What do Theodore Roosevelt, Herbert Asquith, Oscar Wilde and Rudyard Kipling have in common? They are just a few of the prominent fathers of their era to have had their sons killed in the First World War. This was not uncommon. If one visits the Union League or University Clubs here in New York, just to name one city, one see the names of the war dead from some of society’s most prominent families. Rudyard Kipling’s son was killed at the Battle of Loos one hundred years ago today. John Kipling, known as Jack in the family to differentiate him from his grandfather and namesake, was an eighteen-year-old second lieutenant in the Irish Guards fighting. It was the young lieutenant’s first engagement.
Roosevelt and Kipling knew each other quite well and there are parallels and differences in the deaths of their sons in France. Jack and Quentin were both born in 1897, and each was the baby in his family. Like Quentin, Jack was a witty and inquisitive young man who invariably saw the glass as half full. Though they both died young and tragically there was a crucial difference between their deaths: when Quentin was shot down in 1918 the Germans gave him a full burial; Jack’s remains were not found, which caused his father no end of anguish. Rudyard Kipling did all he could to find his son’s remains–indeed he did not give up hope that Jack was still alive until after the Great War’s end–but it was all to no avail. He went to his own grave in 1936 never knowing for certain what happened to his youngest child.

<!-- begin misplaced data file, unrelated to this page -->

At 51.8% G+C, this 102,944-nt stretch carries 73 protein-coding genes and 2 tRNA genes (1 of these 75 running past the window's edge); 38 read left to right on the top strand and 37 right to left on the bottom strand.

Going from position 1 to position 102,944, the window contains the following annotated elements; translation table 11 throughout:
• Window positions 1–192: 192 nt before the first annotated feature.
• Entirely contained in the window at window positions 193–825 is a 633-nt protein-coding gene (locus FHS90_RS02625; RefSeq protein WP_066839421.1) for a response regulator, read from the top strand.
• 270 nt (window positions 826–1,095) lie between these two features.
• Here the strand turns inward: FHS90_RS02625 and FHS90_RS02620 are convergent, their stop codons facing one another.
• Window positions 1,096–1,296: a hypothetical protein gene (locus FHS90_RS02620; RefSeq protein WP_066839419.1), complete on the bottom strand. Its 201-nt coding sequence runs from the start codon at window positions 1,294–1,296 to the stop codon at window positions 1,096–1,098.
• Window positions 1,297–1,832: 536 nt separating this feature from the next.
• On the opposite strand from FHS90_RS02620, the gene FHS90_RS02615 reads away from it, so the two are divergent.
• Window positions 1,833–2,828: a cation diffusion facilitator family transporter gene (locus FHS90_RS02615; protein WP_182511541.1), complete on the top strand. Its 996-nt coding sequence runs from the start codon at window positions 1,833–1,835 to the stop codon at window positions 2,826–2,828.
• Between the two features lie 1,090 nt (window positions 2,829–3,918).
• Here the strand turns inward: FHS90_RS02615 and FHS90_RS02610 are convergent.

In the early 1990s officials at the Commonwealth War Graves Commission announced that they were now certain Jack was interred in the St Mary’s field hospital cemetery in Loos. That seemed to end the mystery until, in the early 2000s, two scholars released their own research that brought the War Graves Commission’s findings into question. The truth is that we will probably never know for certain. Stalin’s cliché about one death being a tragedy while one million a statistic is as true as it is cynical. Kipling himself channeled his grief into his writing. Later that very year he “My Boy Jack.” The first stanza reads:
“Have you news of my boy Jack?”
Not this tide.
“When d’you think that he’ll come back?”
Not with this wind blowing, and this tide.
(image/Rudyard Kipling Papers, University of Sussex Library)